• hard-core cartels, including bid rigging and price-fixing;
  • repeated suspected violations by the same entities within the previous 10 years; and
  • other vicious and serious suspected violations that would be subject to criminal prosecution.

The commitment procedures enable competition law concerns to be solved swiftly and potential anticompetitive conduct to be terminated. When the proposed commitment measures are approved by the JFTC, neither a cease-and-desist order nor a surcharge payment order will be issued to the suspected party.

While five cases were closed in 2020 after the suspected companies submitted the commitments, of which two cases related to abuse of superior bargaining position, two to restrictive conditions and one to private monopolisation and interference with a competitor’s transaction, there were only two cases closed under the commitment procedures in 2021, of which one related to abuse of superior bargaining position and the other to restrictive conditions. As is the new trend, the JFTC closed the investigations after accepting the voluntary measures proposed by the party involving the alleged conduct rather than under the commitment procedures. The JFTC has not provided clear guidance on the distinction between the commitment procedures and the proposal of voluntary measures and has expressed the position that it would take most appropriate measures to resolve anticompetitive issues and restore competition promptly.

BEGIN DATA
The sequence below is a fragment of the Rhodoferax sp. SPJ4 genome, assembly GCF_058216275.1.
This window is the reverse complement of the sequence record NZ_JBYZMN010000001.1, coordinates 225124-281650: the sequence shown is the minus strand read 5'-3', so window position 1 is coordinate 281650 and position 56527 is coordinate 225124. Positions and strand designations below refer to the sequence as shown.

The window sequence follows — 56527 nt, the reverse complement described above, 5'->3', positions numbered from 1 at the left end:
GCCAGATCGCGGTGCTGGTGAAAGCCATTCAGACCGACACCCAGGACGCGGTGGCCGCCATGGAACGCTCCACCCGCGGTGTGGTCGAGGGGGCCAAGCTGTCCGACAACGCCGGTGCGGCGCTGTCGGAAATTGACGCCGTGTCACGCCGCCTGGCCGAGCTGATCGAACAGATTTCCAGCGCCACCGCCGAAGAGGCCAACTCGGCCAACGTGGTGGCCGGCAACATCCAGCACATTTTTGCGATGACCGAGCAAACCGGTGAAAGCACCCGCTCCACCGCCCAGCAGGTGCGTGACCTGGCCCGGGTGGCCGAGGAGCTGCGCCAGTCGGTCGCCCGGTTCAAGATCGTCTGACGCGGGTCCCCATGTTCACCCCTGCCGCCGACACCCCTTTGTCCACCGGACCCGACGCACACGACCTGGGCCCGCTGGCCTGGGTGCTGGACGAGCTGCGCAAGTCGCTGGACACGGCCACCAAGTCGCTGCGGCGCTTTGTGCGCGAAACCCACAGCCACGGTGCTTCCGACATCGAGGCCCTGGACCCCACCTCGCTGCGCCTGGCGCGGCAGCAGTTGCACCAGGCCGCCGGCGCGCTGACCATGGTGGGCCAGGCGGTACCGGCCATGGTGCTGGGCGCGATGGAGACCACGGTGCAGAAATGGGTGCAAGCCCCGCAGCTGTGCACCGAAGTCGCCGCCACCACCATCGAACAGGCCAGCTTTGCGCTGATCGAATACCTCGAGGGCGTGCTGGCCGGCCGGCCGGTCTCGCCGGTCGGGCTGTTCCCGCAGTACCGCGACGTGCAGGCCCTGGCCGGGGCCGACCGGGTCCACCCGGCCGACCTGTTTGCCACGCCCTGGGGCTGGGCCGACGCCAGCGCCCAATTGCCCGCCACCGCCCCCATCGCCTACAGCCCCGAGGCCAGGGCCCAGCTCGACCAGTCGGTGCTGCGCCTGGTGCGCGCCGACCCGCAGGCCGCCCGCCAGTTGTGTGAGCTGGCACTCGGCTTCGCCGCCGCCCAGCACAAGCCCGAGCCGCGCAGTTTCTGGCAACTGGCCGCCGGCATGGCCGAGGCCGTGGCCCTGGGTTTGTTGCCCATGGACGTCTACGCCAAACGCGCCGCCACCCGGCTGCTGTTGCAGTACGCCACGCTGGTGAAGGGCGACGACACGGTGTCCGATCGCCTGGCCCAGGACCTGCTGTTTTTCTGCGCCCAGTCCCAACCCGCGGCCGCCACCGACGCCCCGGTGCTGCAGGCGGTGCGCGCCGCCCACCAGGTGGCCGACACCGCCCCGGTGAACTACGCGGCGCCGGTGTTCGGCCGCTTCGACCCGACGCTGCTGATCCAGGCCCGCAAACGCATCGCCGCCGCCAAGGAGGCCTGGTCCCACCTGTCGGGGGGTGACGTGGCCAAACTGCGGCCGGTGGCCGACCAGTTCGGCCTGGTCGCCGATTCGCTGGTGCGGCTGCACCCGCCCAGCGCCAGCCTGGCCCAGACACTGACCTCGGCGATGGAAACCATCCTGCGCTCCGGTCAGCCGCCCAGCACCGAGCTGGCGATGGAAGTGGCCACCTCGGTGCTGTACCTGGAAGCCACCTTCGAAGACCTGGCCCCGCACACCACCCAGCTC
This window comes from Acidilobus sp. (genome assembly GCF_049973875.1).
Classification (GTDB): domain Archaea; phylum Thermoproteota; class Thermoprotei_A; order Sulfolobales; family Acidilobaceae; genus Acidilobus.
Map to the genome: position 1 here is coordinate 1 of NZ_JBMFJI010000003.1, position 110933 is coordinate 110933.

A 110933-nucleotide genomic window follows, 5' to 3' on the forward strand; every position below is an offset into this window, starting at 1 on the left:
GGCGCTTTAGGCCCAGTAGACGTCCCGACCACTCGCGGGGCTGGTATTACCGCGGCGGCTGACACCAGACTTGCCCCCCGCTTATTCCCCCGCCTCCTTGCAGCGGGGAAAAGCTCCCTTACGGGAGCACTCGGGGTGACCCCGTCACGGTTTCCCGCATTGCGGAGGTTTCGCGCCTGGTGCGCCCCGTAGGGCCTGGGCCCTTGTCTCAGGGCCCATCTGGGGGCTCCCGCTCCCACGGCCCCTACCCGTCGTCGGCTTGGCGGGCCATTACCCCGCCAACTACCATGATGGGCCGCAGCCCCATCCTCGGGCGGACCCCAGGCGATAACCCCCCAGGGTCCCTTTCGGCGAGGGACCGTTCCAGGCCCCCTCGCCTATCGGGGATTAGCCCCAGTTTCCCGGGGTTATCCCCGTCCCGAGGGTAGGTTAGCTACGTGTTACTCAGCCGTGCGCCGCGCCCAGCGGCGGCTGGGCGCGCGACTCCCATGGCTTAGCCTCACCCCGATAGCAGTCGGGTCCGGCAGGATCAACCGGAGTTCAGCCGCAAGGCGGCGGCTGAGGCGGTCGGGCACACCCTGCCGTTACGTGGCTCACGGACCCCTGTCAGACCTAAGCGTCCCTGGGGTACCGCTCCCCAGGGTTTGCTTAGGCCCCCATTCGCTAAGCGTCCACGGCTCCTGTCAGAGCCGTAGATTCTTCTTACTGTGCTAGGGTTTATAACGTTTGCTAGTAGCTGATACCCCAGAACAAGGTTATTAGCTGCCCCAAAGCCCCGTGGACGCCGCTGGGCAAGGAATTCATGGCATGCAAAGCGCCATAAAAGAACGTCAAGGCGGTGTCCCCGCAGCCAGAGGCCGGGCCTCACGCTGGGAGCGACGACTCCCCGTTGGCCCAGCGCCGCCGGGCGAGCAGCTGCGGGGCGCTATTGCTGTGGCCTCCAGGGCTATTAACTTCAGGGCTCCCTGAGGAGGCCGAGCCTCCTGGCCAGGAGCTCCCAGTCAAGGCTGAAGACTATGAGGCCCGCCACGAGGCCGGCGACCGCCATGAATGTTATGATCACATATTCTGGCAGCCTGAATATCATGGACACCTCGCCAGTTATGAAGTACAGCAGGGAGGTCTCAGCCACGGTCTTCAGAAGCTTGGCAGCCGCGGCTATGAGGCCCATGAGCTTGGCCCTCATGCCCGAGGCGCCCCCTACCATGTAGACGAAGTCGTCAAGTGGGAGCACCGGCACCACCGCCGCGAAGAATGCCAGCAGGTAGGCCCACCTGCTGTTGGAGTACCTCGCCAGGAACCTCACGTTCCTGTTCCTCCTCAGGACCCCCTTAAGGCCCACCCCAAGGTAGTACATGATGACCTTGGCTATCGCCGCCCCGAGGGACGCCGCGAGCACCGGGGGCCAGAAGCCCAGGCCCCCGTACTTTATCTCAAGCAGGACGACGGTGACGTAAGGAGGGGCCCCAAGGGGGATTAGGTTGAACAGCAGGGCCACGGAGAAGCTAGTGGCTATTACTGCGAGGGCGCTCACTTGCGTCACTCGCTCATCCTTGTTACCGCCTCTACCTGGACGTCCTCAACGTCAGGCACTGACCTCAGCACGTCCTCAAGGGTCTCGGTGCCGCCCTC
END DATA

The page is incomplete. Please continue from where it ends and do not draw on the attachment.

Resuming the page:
Cases closed under the commitment procedures

In 2021, two cases were closed under the commitment procedures. One of the cases related to abuse of superior bargaining position was an investigation against BMW Japan. BMW Japan was suspected of abusive conduct, including requests to its dealers to set unreachable sales targets and forcing them to purchase the cars before selling them to customers. The commitment proposed by BMW Japan included the termination of the alleged anticompetitive conduct and training for employees as the general proposals under the commitment procedures. Moreover, the company proposed to prepare guidelines on sales targets of dealers, which should be set based on discussions with dealers. Having accepted the commitment plan, the JFTC closed the case in March 2021[6] and did not rule on whether BMW Japan’s alleged conduct was an infringement of the AMA. Accordingly, no sanctions, including cease-and-desist orders, were imposed on BMW Japan.